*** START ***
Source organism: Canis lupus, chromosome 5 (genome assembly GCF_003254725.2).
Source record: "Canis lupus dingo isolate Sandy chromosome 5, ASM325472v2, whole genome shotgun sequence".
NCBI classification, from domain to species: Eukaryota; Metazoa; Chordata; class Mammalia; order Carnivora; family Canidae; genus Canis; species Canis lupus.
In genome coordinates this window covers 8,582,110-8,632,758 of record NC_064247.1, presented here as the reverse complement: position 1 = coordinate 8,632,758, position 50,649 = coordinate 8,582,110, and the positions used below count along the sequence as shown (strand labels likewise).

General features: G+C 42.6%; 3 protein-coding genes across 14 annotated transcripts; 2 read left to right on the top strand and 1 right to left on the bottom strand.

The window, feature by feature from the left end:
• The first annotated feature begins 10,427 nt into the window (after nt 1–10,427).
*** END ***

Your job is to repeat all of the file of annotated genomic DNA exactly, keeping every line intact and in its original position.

Source organism: Canis lupus, chromosome 5 (genome assembly GCF_003254725.2).
Source record: "Canis lupus dingo isolate Sandy chromosome 5, ASM325472v2, whole genome shotgun sequence".
NCBI classification, from domain to species: Eukaryota; Metazoa; Chordata; class Mammalia; order Carnivora; family Canidae; genus Canis; species Canis lupus.
In genome coordinates this window covers 8,582,110-8,632,758 of record NC_064247.1, presented here as the reverse complement: position 1 = coordinate 8,632,758, position 50,649 = coordinate 8,582,110, and the positions used below count along the sequence as shown (strand labels likewise).

General features: G+C 42.6%; 3 protein-coding genes across 14 annotated transcripts; 2 read left to right on the top strand and 1 right to left on the bottom strand.

The window, feature by feature from the left end:
• The first annotated feature begins 10,427 nt into the window (after nt 1–10,427).